Over the last decade, the debate regarding marijuana legalization has taken center stage in the United States, with several states passing varying degrees of regulation.
If you are a patient considering medical marijuana as a potential therapeutic option, you may be wondering if weed is legal in Arkansas. We will answer this question and more in this short article.
We will differentiate between the respective laws regarding recreational and medical marijuana and tell you all you need to know about applying for a medical marijuana card in the Bear State.
Is Weed Legal in Arkansas?
Arkansas has legalized medical marijuana, which is a huge step forward in its cannabis policy reform. However, the recreational use of marijuana remains illegal.
In 2016, Arkansas voters approved the Arkansas Medical Marijuana Amendment, more commonly referred to as Issue 6, which officially legalized medical marijuana. This landmark legislation paved the way for a state-run system in which Arkansas residents with specific medical conditions could legally acquire marijuana.
Unfortunately, Arkansas has not followed in the footsteps of states where recreational marijuana is legal, such as Colorado and Washington. Possession of any amount of marijuana in Arkansas without a medical marijuana card is a criminal violation, punishable by fines or a jail sentence. The severity of these punishments is often determined by the amount of marijuana involved and whether the person has a prior record.
Eligibility Requirements for an Arkansas Medical Marijuana Card
While progressive, the state’s approach to medical marijuana has limitations. To be eligible to apply for a medical marijuana card online in Arkansas, you must be a resident of the Bear State and have obtained a written certification from a licensed physician confirming that you have a qualifying medical condition.
The good news is that list of qualifying conditions is pretty substantial and includes:
- Hepatitis C
- Crohn’s disease
- Disorders causing persistent pain, seizures, or extreme nausea
Next, we’ll take a closer look at some of the current medical marijuana laws in Arkansas.
Medical Marijuana Laws in Arkansas
The distribution and sale of medical marijuana in the Bear State is highly regulated by law. To legally sell cannabis to cardholders, the state has approved a restricted number of dispensaries. These dispensaries must follow the rules and regulations designed to ensure product safety and prevent overuse. Patients can buy up to 2.5 ounces of medical marijuana every 14 days.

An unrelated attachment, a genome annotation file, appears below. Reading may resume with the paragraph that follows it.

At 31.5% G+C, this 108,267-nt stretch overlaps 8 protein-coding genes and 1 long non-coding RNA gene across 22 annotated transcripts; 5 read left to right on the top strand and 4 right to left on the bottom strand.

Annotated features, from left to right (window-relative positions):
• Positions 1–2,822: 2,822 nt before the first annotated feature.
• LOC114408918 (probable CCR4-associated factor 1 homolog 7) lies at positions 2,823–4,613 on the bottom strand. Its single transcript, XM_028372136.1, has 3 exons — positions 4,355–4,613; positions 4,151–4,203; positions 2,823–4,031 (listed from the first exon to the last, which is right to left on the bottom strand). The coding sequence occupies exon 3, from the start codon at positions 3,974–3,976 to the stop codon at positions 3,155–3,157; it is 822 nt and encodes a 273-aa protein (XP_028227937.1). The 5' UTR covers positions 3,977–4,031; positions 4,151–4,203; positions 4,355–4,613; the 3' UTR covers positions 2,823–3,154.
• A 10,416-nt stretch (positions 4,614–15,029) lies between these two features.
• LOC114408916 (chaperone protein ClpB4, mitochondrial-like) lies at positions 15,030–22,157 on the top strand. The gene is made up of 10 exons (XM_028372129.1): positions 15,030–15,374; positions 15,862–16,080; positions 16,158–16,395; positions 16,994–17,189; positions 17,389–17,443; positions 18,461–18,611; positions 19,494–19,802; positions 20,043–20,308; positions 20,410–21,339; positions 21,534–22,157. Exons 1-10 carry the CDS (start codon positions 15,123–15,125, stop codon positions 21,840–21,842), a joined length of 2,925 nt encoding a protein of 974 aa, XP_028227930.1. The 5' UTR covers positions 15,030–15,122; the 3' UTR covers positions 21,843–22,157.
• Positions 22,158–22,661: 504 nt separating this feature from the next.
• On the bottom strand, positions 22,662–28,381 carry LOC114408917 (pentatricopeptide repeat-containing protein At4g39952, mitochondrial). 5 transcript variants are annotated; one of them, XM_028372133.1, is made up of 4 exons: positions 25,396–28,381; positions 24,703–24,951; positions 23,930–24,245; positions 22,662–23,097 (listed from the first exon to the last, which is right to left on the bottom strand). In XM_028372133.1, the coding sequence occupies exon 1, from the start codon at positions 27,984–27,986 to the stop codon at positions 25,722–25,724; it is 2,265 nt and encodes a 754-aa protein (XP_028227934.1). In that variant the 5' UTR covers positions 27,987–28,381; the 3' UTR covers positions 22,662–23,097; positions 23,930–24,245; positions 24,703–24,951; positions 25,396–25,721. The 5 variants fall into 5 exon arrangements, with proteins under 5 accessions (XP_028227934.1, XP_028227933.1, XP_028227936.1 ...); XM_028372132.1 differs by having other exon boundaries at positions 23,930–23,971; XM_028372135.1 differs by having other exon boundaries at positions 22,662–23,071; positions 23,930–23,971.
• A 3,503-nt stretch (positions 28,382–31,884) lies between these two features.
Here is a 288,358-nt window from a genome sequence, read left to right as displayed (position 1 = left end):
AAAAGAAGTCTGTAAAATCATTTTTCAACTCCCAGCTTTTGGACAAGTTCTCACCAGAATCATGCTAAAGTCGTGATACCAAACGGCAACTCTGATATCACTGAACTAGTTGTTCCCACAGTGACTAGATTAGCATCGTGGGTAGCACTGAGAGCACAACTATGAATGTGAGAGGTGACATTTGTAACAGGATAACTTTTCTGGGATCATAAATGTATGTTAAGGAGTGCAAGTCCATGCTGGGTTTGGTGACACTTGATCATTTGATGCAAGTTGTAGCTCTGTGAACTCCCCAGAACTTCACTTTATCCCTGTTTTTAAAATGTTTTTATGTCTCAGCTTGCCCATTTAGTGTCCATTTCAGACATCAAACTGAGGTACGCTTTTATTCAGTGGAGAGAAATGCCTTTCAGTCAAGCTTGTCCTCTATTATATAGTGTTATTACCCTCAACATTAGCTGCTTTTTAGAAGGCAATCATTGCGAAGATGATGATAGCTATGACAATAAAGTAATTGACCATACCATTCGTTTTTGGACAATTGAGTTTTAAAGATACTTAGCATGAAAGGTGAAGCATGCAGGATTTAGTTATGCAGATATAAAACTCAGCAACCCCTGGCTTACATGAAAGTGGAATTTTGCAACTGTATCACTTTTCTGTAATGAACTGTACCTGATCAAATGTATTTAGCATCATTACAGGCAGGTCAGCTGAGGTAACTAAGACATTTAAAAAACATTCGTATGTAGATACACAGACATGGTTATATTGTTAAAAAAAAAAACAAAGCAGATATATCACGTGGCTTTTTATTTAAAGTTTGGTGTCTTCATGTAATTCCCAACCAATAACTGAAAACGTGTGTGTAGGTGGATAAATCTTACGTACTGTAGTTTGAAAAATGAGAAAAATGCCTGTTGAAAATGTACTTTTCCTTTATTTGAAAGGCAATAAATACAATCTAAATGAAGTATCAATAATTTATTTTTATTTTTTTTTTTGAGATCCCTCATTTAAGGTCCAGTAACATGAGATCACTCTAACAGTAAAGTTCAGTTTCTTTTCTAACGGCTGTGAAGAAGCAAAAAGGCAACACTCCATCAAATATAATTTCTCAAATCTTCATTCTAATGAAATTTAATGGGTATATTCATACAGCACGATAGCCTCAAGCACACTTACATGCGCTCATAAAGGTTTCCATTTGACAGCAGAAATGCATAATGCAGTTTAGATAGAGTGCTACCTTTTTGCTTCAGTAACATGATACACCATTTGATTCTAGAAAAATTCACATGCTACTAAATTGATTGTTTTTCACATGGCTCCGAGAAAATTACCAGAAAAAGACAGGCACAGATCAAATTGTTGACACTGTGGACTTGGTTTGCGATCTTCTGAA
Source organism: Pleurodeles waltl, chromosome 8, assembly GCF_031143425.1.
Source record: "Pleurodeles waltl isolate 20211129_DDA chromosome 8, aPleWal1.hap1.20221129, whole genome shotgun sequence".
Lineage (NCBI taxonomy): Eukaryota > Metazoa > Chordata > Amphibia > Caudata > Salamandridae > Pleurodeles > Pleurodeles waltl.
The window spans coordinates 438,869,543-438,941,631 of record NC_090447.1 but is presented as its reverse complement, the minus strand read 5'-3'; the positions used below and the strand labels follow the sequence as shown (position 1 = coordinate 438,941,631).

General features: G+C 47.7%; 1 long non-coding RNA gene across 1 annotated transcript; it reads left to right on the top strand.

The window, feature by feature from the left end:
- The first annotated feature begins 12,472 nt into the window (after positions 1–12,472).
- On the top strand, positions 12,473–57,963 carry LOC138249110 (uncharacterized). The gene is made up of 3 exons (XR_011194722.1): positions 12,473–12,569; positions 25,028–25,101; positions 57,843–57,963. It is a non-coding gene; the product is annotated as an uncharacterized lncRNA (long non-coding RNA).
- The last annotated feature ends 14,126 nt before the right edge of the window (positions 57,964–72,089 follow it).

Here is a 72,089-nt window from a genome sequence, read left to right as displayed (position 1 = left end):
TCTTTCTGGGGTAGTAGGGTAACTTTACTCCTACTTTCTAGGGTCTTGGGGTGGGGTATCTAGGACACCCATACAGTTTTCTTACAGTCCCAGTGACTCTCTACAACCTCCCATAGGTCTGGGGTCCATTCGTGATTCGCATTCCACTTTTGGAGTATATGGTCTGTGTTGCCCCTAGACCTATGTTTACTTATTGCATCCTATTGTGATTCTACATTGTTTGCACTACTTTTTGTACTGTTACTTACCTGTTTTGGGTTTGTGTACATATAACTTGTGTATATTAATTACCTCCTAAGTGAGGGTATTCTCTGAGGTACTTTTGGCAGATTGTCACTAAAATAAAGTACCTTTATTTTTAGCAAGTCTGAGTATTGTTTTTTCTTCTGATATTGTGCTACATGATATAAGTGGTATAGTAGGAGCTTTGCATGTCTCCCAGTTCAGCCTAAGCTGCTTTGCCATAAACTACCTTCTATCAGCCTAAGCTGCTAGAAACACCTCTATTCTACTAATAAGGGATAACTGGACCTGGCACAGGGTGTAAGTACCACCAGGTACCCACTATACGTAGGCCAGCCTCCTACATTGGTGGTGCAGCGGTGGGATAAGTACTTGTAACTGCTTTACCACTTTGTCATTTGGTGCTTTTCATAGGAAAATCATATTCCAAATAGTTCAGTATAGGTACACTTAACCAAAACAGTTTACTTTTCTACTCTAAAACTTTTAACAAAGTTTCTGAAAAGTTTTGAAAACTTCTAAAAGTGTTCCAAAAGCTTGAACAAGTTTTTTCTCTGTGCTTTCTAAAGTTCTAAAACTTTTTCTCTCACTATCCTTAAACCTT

Possession of less than four ounces of cannabis is a misdemeanor at the moment. Penalties include a one-year jail sentence and a $2,500 fine. A second offense (1-4 ounces) is a Class D felony that can result in up to six years in prison.
Possession of four or more ounces is a more serious crime and is a felony in the state. Selling up to half an ounce of marijuana is a misdemeanor punishable by up to a year in jail. If you sell more than half an ounce, you will face felony charges and up to six years in prison.
While there is a constant debate over expanding marijuana legislation, the general consensus remains conservative. Recreational marijuana advocates continue to face significant opposition, with opponents voicing potential societal consequences and concerns about law enforcement issues.
Arkansas has joined the ranks of U.S. states that have approved medical marijuana. This legalization helps patients suffering from specific health conditions by allowing them access to medical marijuana. However, those expecting more-encompassing legalization in states such as California and Colorado must continue to wait.
As long as the state maintains its existing stance, using or possessing marijuana without a valid medical marijuana card will remain a crime. Staying knowledgeable about local and state marijuana regulations is critical in this changing national climate regarding marijuana laws.
Citizens in Arkansas who choose to use medical marijuana must do so within the confines of existing restrictions, and all residents must understand that the recreational use of weed is not legal.
Arkansas’ marijuana regulations may change further as debates continue and new proposals are introduced. It will be fascinating to see how this environment evolves and what it will mean for Arkansas citizens.